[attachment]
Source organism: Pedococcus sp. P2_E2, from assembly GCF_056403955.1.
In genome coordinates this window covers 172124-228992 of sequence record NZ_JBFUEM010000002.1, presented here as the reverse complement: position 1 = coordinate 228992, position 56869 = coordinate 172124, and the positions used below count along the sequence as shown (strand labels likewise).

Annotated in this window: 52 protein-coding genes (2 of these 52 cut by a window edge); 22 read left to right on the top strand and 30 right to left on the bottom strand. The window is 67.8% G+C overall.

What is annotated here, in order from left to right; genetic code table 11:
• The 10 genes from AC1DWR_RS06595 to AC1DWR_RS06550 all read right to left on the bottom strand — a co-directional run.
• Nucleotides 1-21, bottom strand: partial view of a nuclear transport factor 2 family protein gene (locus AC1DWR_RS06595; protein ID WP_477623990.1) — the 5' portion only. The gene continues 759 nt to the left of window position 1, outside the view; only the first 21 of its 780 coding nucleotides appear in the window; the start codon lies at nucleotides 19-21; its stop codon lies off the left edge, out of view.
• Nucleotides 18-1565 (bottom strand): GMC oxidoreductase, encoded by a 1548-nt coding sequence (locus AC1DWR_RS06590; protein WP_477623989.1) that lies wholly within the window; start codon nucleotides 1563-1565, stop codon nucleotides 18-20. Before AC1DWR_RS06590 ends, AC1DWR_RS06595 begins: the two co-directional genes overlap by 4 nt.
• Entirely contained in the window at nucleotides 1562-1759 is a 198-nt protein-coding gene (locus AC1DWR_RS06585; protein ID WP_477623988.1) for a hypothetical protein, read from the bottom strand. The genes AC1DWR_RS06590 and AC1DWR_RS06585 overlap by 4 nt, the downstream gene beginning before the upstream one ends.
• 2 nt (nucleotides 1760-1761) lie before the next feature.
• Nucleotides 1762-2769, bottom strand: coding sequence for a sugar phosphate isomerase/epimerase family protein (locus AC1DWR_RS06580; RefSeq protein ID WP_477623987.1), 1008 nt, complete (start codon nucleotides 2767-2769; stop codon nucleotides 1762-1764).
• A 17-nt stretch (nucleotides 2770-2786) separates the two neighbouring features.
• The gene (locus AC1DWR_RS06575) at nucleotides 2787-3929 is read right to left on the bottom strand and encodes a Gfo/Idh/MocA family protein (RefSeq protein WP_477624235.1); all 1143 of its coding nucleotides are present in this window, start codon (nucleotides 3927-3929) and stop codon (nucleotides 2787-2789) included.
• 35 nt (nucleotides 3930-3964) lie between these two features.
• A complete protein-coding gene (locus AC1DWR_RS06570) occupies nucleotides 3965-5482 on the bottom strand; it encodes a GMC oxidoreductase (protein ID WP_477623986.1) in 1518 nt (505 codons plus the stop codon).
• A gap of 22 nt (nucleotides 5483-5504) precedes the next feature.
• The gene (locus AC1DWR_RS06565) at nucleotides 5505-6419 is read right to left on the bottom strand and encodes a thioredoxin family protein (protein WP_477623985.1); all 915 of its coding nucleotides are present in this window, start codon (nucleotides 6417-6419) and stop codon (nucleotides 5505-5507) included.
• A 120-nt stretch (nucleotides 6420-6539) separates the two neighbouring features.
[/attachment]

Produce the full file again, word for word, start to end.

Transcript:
Source organism: Pedococcus sp. P2_E2, from assembly GCF_056403955.1.
In genome coordinates this window covers 172124-228992 of sequence record NZ_JBFUEM010000002.1, presented here as the reverse complement: position 1 = coordinate 228992, position 56869 = coordinate 172124, and the positions used below count along the sequence as shown (strand labels likewise).

Annotated in this window: 52 protein-coding genes (2 of these 52 cut by a window edge); 22 read left to right on the top strand and 30 right to left on the bottom strand. The window is 67.8% G+C overall.

What is annotated here, in order from left to right; genetic code table 11:
• The 10 genes from AC1DWR_RS06595 to AC1DWR_RS06550 all read right to left on the bottom strand — a co-directional run.
• Nucleotides 1-21, bottom strand: partial view of a nuclear transport factor 2 family protein gene (locus AC1DWR_RS06595; protein ID WP_477623990.1) — the 5' portion only. The gene continues 759 nt to the left of window position 1, outside the view; only the first 21 of its 780 coding nucleotides appear in the window; the start codon lies at nucleotides 19-21; its stop codon lies off the left edge, out of view.
• Nucleotides 18-1565 (bottom strand): GMC oxidoreductase, encoded by a 1548-nt coding sequence (locus AC1DWR_RS06590; protein WP_477623989.1) that lies wholly within the window; start codon nucleotides 1563-1565, stop codon nucleotides 18-20. Before AC1DWR_RS06590 ends, AC1DWR_RS06595 begins: the two co-directional genes overlap by 4 nt.
• Entirely contained in the window at nucleotides 1562-1759 is a 198-nt protein-coding gene (locus AC1DWR_RS06585; protein ID WP_477623988.1) for a hypothetical protein, read from the bottom strand. The genes AC1DWR_RS06590 and AC1DWR_RS06585 overlap by 4 nt, the downstream gene beginning before the upstream one ends.
• 2 nt (nucleotides 1760-1761) lie before the next feature.
• Nucleotides 1762-2769, bottom strand: coding sequence for a sugar phosphate isomerase/epimerase family protein (locus AC1DWR_RS06580; RefSeq protein ID WP_477623987.1), 1008 nt, complete (start codon nucleotides 2767-2769; stop codon nucleotides 1762-1764).
• A 17-nt stretch (nucleotides 2770-2786) separates the two neighbouring features.
• The gene (locus AC1DWR_RS06575) at nucleotides 2787-3929 is read right to left on the bottom strand and encodes a Gfo/Idh/MocA family protein (RefSeq protein WP_477624235.1); all 1143 of its coding nucleotides are present in this window, start codon (nucleotides 3927-3929) and stop codon (nucleotides 2787-2789) included.
• 35 nt (nucleotides 3930-3964) lie between these two features.
• A complete protein-coding gene (locus AC1DWR_RS06570) occupies nucleotides 3965-5482 on the bottom strand; it encodes a GMC oxidoreductase (protein ID WP_477623986.1) in 1518 nt (505 codons plus the stop codon).
• A gap of 22 nt (nucleotides 5483-5504) precedes the next feature.
• The gene (locus AC1DWR_RS06565) at nucleotides 5505-6419 is read right to left on the bottom strand and encodes a thioredoxin family protein (protein WP_477623985.1); all 915 of its coding nucleotides are present in this window, start codon (nucleotides 6417-6419) and stop codon (nucleotides 5505-5507) included.
• A 120-nt stretch (nucleotides 6420-6539) separates the two neighbouring features.